Potsdam Spring Dialogues 2016

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Pathways towards Coordinated African Migration Governance:
The African Regional Organisations’ Role 

7-8 April 2016, Potsdam

Conference languages: German and English

- Participation on personal invitation only - 

International refugee movements, especially to the European continent, are currently the topic of intense debate in Europe. However, the issues dominating the African migration governance discourse from an African perspective generally receive little attention in Germany and Europe. In 2013 alone, there were - according to the United Nations (UN) – 15.3 million migrants on the move in an African state other than their home country – and the numbers are increasing. According to the International Labour Organization (ILO), 65 per cent of sub-Saharan African migrants remain on their own continent.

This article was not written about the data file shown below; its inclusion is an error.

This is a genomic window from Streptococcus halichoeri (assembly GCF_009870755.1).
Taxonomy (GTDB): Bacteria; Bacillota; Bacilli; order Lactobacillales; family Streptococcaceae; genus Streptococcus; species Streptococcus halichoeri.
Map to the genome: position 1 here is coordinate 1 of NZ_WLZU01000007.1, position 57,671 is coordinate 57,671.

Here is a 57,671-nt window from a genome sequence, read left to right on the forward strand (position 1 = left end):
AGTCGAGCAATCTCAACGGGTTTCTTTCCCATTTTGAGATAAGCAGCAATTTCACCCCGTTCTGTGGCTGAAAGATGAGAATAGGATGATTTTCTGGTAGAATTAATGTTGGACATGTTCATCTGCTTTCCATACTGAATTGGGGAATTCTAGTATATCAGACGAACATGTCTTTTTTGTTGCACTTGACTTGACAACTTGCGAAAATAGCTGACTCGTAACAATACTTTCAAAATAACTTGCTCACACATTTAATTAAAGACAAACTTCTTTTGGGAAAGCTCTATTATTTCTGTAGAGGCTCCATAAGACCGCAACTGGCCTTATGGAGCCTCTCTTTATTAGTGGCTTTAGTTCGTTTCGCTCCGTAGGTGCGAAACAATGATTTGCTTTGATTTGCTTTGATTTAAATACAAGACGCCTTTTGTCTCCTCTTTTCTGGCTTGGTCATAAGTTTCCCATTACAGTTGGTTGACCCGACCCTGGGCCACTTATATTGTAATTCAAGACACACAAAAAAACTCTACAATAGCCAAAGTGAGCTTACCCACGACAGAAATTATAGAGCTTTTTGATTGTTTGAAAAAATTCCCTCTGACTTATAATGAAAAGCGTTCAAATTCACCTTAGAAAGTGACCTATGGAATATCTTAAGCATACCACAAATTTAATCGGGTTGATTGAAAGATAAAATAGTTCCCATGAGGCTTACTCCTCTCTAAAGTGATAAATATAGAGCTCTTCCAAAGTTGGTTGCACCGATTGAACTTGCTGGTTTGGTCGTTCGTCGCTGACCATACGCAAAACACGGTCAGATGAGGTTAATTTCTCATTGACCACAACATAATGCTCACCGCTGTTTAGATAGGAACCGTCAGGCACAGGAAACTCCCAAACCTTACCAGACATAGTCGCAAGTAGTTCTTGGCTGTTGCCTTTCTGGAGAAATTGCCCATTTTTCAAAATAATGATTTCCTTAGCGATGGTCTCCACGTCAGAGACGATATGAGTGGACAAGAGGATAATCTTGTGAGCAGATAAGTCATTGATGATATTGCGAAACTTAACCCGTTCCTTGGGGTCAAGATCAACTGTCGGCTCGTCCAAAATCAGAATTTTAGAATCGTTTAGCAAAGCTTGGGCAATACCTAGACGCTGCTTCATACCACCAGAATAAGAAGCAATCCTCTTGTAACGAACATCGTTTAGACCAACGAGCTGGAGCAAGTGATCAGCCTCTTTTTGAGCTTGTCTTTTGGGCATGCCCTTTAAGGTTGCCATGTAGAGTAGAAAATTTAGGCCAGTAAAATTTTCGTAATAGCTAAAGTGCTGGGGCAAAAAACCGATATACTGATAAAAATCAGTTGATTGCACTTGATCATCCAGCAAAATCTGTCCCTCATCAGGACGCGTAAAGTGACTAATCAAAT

The causes of intra-African migration are highly diverse and include armed conflict, political repression and human rights abuses. However, people also migrate for the purpose of work or study or take advantage of the freedom of movement which the African Union (AU) and regional economic communities (RECs) are working towards. The interests of and challenges facing the individual regions and countries vary considerably; most African countries can additionally not be divided into home, transit and destination countries as they are mostly affected by all three phenomena.